Thomas Hinman Moorer

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Thomas Hinman Moorer
ADM Thomas Moorer.JPG
Admiral Thomas H. Moorer, U.S. Navy
Born(1912-02-09)February 9, 1912
Mount Willing, Alabama, U.S.
DiedFebruary 5, 2004(2004-02-05) (aged 91)
Bethesda, Maryland, U.S.
Service/branchUnited States Navy
Years of service1933–1974
Commands heldChairman of the Joint Chiefs of Staff
Chief of Naval Operations
Supreme Allied Commander Atlantic
United States Atlantic Command
United States Atlantic Fleet
United States Pacific Fleet
United States Seventh Fleet
USS Salisbury Sound
Battles/warsWorld War II
Vietnam War
AwardsDefense Distinguished Service Medal (2)
Navy Distinguished Service Medal (5)
Army Distinguished Service Medal
Air Force Distinguished Service Medal
Silver Star
Legion of Merit
Distinguished Flying Cross
Gray Eagle Award

Thomas Hinman Moorer (February 9, 1912 – February 5, 2004) was an admiral and naval aviator in the United States Navy who served as the chief of naval operations from 1967 to 1970, and as the seventh chairman of the Joint Chiefs of Staff from 1970 to 1974.[1]

External audio
audio icon You may watch an interview with Thomas Moorer about his experiences serving during the Vietnam War[2]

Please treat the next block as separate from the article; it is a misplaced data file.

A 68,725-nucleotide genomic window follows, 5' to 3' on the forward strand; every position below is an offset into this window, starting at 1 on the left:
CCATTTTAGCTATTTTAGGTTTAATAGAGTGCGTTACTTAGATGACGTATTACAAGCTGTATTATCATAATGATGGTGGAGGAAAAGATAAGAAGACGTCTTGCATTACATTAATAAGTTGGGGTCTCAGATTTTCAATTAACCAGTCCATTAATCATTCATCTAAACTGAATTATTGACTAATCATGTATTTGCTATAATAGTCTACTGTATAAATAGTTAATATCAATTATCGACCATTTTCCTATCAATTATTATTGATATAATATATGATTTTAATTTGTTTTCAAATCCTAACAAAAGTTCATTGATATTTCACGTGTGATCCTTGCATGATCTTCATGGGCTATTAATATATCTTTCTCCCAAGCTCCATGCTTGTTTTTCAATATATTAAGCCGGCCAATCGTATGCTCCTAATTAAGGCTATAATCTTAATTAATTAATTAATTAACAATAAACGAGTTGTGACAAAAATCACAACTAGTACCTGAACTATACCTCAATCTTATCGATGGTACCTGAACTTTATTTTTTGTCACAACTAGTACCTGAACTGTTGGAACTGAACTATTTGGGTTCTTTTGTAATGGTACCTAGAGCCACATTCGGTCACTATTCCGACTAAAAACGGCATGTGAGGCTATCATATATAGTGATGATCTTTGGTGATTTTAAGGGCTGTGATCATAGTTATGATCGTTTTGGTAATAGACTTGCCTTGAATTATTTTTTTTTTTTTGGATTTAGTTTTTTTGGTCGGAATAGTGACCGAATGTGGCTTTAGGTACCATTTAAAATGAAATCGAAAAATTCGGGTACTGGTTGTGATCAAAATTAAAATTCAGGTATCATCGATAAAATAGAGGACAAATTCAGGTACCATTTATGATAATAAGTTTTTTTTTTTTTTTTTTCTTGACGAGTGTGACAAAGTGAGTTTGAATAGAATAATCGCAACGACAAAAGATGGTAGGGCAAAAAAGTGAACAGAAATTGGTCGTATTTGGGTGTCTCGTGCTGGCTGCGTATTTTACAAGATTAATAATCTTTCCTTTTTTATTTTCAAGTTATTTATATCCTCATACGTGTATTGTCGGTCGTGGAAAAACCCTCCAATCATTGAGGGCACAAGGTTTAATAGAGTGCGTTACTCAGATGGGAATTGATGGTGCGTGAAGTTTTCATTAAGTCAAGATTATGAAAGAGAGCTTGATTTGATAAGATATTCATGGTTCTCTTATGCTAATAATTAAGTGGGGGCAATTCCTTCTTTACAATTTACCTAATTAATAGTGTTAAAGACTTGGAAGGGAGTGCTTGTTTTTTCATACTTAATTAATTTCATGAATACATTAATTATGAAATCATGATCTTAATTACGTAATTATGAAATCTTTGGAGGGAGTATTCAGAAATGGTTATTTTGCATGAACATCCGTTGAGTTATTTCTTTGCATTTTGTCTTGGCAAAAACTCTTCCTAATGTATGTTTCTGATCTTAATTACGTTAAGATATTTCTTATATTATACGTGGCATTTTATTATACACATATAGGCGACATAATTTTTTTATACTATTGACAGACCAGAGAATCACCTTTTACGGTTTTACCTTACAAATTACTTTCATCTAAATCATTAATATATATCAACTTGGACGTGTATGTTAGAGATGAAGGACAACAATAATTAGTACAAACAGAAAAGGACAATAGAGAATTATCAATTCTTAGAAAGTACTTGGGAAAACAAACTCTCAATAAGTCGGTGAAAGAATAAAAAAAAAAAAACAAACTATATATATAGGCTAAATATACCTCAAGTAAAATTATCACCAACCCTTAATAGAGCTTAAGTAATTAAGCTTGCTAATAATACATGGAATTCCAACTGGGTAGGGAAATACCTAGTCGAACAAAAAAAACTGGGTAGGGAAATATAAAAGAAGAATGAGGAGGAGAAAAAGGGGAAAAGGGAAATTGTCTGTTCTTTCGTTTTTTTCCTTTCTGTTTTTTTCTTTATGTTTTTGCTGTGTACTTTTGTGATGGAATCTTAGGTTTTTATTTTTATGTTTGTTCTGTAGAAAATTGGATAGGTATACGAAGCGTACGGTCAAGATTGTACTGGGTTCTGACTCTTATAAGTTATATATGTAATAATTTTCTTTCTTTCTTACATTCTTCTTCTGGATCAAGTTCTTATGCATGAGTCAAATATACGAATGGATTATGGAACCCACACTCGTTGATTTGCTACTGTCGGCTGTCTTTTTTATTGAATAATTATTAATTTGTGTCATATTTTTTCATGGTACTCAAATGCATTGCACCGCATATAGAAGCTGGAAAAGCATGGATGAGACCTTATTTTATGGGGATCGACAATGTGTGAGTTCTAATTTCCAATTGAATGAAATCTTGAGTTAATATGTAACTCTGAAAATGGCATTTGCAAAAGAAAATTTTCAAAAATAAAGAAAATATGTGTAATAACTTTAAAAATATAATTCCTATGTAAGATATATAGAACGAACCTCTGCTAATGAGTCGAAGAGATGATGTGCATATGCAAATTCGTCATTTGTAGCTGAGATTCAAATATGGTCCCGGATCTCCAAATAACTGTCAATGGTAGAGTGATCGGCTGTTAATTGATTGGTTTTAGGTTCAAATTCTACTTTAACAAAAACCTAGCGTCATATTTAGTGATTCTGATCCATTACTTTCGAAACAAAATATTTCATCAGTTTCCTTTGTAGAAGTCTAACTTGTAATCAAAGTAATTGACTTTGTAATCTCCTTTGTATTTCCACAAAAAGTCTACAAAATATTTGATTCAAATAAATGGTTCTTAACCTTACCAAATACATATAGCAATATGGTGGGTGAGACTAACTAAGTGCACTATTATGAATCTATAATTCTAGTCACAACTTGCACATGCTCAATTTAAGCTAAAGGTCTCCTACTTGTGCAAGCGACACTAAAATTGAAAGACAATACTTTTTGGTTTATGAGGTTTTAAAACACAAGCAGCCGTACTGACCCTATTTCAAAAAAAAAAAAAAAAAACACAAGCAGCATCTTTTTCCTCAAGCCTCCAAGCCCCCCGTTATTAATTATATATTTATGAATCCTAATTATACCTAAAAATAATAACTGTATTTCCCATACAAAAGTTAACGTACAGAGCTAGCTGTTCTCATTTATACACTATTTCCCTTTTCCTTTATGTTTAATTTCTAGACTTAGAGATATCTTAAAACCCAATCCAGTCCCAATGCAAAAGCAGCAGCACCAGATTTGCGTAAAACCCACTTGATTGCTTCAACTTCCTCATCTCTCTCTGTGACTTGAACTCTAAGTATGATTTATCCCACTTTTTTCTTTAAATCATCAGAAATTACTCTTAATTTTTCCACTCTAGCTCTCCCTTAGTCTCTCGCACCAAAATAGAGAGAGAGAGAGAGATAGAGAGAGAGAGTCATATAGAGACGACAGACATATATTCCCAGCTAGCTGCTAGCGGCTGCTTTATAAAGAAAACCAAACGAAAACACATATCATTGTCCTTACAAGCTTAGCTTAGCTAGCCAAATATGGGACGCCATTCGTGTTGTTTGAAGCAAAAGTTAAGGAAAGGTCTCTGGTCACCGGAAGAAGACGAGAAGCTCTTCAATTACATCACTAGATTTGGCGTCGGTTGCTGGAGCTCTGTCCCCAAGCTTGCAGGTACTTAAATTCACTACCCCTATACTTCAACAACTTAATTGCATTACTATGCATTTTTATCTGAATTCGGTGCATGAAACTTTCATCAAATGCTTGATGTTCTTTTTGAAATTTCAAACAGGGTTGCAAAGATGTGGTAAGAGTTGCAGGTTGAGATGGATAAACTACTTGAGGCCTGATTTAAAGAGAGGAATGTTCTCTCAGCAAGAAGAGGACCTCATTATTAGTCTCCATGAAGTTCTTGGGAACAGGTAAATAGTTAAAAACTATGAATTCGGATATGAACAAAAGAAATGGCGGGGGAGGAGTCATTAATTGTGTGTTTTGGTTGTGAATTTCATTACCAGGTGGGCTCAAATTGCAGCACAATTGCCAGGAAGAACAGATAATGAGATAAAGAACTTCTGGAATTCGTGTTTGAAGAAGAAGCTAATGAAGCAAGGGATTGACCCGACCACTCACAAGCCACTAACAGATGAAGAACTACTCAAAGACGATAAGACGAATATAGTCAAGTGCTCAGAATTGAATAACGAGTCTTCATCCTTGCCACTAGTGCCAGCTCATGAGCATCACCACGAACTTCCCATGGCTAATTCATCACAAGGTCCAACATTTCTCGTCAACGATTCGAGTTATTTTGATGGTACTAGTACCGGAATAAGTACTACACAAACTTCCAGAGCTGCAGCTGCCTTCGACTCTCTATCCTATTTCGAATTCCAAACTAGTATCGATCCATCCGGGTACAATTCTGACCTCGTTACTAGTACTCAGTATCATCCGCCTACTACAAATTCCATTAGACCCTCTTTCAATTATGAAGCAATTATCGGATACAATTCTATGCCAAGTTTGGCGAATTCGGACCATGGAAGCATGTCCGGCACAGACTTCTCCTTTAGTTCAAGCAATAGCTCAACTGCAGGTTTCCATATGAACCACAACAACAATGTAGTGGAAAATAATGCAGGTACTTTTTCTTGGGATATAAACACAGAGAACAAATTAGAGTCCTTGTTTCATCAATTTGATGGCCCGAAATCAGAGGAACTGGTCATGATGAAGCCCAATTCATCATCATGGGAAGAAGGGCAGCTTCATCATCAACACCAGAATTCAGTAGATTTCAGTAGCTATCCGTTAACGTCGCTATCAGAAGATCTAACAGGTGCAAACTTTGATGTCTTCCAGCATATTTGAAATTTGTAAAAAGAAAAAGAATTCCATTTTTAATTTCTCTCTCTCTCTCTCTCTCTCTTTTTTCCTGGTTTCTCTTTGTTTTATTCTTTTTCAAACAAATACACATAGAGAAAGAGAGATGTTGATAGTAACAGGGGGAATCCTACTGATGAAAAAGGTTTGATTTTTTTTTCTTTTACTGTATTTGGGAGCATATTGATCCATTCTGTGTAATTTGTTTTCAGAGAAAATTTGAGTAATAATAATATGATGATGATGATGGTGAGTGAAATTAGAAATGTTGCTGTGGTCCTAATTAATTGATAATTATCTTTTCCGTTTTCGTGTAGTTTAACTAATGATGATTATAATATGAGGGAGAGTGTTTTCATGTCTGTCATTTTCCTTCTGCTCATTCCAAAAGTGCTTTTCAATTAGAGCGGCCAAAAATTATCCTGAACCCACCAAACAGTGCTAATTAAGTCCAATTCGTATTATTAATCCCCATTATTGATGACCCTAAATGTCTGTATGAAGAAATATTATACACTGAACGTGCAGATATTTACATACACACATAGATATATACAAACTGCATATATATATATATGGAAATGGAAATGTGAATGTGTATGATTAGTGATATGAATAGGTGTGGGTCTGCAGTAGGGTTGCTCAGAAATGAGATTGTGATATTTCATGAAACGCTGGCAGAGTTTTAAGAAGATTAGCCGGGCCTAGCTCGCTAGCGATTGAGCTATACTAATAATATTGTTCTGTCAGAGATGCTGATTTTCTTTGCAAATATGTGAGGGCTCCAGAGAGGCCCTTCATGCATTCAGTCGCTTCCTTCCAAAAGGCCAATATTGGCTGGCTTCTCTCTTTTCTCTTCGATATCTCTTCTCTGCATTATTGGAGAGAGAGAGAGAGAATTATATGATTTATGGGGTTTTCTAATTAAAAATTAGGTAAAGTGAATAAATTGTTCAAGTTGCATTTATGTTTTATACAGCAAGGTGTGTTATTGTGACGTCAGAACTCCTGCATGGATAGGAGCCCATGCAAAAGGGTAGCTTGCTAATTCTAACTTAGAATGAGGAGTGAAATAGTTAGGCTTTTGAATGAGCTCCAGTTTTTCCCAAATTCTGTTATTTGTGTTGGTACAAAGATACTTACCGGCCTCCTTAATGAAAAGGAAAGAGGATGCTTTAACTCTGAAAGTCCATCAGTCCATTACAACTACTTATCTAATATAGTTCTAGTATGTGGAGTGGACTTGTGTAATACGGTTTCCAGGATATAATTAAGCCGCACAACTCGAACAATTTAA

Early life, education, and ancestry[edit]

Moorer was born in Mount Willing, Alabama on February 9, 1912. His father, a dentist, named his son for his favorite professor at Atlanta-Southern Dental College, Dr. Thomas Hinman. Moorer was raised in Eufaula, Alabama with his siblings, including his brother Joseph, who would also become a Navy Admiral.

On March 31, 1970 he became a member of the Alabama Society of the Sons of the American Revolution (SAR). He was assigned national SAR member number 99,634 and Alabama Society number 759. He was later awarded the Society's Gold Good Citizenship Medal. He was also a member of the Naval Order of the United States.

Naval career[edit]

Senior U.S. Navy commanders pose around an illuminated globe in 1968: Admirals John J. Hyland, John S. McCain, Jr., Chief of Naval Operations Moorer, and Ephraim P. Holmes.

Moorer graduated from the United States Naval Academy on June 1, 1933 and was commissioned an ensign.[3] After completing Naval Aviation training at the Pensacola Naval Air Station in 1936, he flew with fighter squadrons based on the aircraft carriers USS Langley, USS Lexington and USS Enterprise.

World War II[edit]